Never ones for the sterile, surgical approach, Dangers/MBM make their Burroughs-like vivisections sound organic, as if the sound-body is going through a metamorphosis rather that lying on a hospital slab.
Meat Beat Manifesto
Meat Beat Manifesto
Evolutionary biology requires nimble flexibility of mind. Thewissen's engaging The Walking Whales: From Land to Water in Eight Million Years stretches its reach well beyond the arguments of calcified Creationists.
The head High Llama, Sean O'Hagan reaches way beyond pop to make the surreal easy listening album, Radum Calls, Radum Calls.
Joni Mitchell's Blue and Carole King's Tapestry were fueled by petroculture, which powered the rise of feminism in music. How? Read on.
With Giants of All Sizes, Elbow conclude the 2010s with another addition to their streak of brilliant records.
Sweating the Plague is Guided by Voices' third album of 2019. It also happens to be their loudest, most conceptually focused, and most enduring record of this year.
Alice Gorman looks to the skies for her latest exploration into one of the most incredibly significant, yet vastly overlooked archeological sites in human history: space. Enjoy this excerpt of her findings from Dr Space Junk vs the Universe.
In Mahir Guven's debut novel, Older Brother, a young Frenchman's return to his country from war-torn Syria derails his older brother's life.
October is dominated by heavyweight returns from noise rock pioneers Swans and Lightning Bolt, while also filled with the black metal bleakness of Blut Aus Nord and the Great Old Ones, while Vastum continue 20 Buck Spin's death metal master class streak.
Indie pop singer-songwriter, Hana Vu's second release Nicole Kidman / Anne Hathaway is a fantastically polished double EP but could have made an even better album.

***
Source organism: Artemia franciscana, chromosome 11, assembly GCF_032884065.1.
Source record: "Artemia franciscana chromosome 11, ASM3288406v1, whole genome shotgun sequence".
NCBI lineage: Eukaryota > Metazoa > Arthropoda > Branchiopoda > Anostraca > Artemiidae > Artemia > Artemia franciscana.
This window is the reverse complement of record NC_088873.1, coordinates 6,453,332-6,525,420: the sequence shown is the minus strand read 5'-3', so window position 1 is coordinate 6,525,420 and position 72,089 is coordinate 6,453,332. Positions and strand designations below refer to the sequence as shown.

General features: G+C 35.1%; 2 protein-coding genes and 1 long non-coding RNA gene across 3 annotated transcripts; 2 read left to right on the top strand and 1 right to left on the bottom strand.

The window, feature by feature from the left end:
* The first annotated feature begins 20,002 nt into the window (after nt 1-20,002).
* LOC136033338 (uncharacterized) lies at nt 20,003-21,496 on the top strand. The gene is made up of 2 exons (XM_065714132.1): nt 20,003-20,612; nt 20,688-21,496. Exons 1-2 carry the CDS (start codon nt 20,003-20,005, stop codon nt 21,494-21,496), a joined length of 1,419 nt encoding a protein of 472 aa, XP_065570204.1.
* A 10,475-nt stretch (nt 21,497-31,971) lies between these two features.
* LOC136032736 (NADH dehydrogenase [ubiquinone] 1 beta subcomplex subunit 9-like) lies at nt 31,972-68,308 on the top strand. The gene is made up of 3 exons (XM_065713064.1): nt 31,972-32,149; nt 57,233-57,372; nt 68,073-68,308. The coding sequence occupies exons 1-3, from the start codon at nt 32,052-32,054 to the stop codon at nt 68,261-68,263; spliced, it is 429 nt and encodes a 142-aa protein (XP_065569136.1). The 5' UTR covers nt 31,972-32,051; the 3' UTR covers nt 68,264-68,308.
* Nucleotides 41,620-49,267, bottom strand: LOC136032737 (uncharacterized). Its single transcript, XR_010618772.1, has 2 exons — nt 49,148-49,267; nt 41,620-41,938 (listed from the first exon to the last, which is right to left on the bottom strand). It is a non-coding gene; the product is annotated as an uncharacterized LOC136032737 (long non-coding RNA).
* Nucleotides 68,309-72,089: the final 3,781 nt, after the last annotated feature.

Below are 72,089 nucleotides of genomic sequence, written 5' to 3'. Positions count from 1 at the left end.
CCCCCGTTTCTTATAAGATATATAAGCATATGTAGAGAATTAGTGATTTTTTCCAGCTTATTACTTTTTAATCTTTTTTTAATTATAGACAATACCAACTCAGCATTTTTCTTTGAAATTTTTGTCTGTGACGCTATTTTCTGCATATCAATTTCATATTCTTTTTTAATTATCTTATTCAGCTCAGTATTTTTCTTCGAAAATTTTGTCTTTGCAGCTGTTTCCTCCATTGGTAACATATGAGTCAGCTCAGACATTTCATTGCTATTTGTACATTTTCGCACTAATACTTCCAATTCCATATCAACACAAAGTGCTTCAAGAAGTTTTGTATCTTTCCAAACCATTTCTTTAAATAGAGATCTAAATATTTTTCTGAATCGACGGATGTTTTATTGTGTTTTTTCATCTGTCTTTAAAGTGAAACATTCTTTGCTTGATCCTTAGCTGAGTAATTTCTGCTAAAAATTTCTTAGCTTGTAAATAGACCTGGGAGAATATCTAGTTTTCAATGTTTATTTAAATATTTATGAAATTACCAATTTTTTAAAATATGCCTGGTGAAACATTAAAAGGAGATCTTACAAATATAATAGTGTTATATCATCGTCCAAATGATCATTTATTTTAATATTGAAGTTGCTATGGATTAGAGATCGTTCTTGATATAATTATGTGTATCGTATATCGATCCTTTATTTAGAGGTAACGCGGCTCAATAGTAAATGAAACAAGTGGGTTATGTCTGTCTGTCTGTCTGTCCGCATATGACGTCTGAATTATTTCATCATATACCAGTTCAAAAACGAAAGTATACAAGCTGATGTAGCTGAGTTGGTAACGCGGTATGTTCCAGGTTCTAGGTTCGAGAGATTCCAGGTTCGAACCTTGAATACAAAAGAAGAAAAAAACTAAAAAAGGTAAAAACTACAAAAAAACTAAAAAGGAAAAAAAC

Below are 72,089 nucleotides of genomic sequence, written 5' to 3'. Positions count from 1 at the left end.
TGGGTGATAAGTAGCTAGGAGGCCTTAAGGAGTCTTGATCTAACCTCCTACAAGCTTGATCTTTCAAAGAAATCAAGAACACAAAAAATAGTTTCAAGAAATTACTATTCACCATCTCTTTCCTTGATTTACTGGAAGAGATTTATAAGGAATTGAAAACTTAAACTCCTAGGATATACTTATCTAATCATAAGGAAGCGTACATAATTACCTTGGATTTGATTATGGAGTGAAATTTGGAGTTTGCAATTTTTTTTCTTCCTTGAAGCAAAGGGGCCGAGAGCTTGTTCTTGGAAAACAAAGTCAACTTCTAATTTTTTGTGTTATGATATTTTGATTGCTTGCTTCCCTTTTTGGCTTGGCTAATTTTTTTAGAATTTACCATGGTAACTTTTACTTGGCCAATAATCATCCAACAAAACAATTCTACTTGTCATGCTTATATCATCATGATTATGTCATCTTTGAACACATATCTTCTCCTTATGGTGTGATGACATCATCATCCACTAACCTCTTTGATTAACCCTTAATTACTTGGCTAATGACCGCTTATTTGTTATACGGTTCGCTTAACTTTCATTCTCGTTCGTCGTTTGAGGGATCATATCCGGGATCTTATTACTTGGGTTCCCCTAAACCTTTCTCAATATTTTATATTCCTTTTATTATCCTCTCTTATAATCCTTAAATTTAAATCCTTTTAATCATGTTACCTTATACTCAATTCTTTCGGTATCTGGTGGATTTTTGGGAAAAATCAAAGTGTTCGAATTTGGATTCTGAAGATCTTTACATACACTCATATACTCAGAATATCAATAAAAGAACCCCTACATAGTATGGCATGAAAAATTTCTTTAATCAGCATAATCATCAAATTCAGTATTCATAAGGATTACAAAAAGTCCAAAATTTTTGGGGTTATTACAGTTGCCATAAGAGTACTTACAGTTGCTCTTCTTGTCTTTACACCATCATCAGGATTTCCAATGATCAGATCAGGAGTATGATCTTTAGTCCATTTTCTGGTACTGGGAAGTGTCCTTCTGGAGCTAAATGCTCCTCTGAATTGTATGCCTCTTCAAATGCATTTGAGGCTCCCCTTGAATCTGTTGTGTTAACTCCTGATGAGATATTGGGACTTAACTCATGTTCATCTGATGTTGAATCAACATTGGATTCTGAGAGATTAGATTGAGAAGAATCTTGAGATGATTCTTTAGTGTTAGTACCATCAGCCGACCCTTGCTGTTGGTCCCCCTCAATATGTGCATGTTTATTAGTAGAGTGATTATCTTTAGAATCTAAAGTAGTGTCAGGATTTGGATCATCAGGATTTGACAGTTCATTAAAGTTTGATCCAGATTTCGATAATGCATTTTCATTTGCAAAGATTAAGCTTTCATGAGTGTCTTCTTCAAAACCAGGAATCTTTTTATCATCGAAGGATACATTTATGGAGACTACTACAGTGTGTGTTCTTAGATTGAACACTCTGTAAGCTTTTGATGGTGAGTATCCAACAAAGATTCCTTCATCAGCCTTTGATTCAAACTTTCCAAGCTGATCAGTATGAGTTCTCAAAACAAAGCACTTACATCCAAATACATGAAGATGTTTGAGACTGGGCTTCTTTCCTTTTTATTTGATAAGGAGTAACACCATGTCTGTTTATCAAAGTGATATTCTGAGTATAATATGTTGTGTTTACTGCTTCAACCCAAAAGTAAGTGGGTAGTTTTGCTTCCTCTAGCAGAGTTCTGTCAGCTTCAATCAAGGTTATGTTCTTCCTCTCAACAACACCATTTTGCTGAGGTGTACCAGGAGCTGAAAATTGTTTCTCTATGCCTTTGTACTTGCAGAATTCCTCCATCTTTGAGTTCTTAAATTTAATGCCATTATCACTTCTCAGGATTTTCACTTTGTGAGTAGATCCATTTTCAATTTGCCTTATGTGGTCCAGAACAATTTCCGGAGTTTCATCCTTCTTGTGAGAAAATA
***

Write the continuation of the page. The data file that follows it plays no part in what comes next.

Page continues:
We move through life among strangers whom we try to make less strange by identifying repetitive behaviors as identity. At some point, we might even say we "know" a person. Lynch's Lost Highway shows that we don't know anything about each other.
Mark Erelli collaborates with singer-songwriter Chuck Prophet and poet Klipschutz on "Her Town Now". "I think co-writing is best when it helps you do things you wouldn't normally do. I have to sacrifice some of my sensibility so that I can bring in a fresh perspective," Erelli says.
Floating Points' Crush is an album of profound contrasts. For every track designed to electrify the dancefloor, there is a gentle sweeping orchestral piece.
Art pop group Elk City share their latest video "Pity of a Rose" and discuss their latest EP, Souls in Space. "My goal in directing the video was to illustrate a human being incapable of emotion, who is navigating the prison of her mind," says co-founder Renée LoBue.
Danish duo Bremer/McCoy's Utopia could be the score to an imaginary Peanuts special, in which Charlie Brown and his pals exchange occasional contemplative remarks, but don't dance much.
"Sound," writes musician, author, and historian Ted Gioia in Music: A Subversive History, "is the ultimate source of genesis... A song can contain a cataclysm." In this beguiling excerpt, Gioia leads us to the sound of the universe itself.
Inspired by a friend, Sarah Peacock's "Lady MacGyver" is an empowering Americana anthem that celebrates self-made women.
Blues rocker Mike Zito pairs with axeman Walter Trout for an incendiary version of Chuck Berry's seminal rock 'n' roll song, "Johnny B. Goode".
Experimental electronic producer Meemo Comma shares the top 10 things that influenced her stunning, new album Sleepmoss, as we premiere the video for the title track.
Reading Kerouac, I saw in living flesh all of the Cody Pomerays, Dean Moriartys, Sal Paradises, and Alvah Goldbooks in each and every sailor I bunked with, each and all from every corner of America, revealing all and true as only comrades can do in the cocoon of shared experience.
Everclear frontman Art Alexakis steps out for his solo debut and tackles everything from parenthood to his 2016 multiple sclerosis diagnosis. "There will be somebody there for you and often it's not the people you think."
Eric Schwitzgebel's excellent and accessible philosophy in A Theory of Jerks and Other Philosophical Misadventures would be great at parties—just open up to any random three-page essay, read it aloud, and let the conversation flow.